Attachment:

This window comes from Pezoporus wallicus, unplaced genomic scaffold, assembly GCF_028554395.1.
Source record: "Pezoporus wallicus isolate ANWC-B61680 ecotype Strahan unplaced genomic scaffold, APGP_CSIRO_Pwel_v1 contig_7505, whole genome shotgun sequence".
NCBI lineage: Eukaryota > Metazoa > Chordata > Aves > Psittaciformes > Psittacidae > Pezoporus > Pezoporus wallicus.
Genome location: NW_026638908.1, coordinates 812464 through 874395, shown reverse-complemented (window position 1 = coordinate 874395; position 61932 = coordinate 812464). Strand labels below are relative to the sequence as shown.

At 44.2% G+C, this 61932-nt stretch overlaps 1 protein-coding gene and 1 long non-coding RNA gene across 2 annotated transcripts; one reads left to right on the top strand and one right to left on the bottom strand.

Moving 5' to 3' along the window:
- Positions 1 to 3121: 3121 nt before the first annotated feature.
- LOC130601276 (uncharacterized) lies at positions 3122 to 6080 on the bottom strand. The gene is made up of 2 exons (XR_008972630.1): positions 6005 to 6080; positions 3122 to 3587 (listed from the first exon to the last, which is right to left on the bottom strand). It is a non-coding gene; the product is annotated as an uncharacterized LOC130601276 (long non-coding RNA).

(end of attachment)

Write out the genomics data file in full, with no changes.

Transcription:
This window comes from Pezoporus wallicus, unplaced genomic scaffold, assembly GCF_028554395.1.
Source record: "Pezoporus wallicus isolate ANWC-B61680 ecotype Strahan unplaced genomic scaffold, APGP_CSIRO_Pwel_v1 contig_7505, whole genome shotgun sequence".
NCBI lineage: Eukaryota > Metazoa > Chordata > Aves > Psittaciformes > Psittacidae > Pezoporus > Pezoporus wallicus.
Genome location: NW_026638908.1, coordinates 812464 through 874395, shown reverse-complemented (window position 1 = coordinate 874395; position 61932 = coordinate 812464). Strand labels below are relative to the sequence as shown.

At 44.2% G+C, this 61932-nt stretch overlaps 1 protein-coding gene and 1 long non-coding RNA gene across 2 annotated transcripts; one reads left to right on the top strand and one right to left on the bottom strand.

Moving 5' to 3' along the window:
- Positions 1 to 3121: 3121 nt before the first annotated feature.
- LOC130601276 (uncharacterized) lies at positions 3122 to 6080 on the bottom strand. The gene is made up of 2 exons (XR_008972630.1): positions 6005 to 6080; positions 3122 to 3587 (listed from the first exon to the last, which is right to left on the bottom strand). It is a non-coding gene; the product is annotated as an uncharacterized LOC130601276 (long non-coding RNA).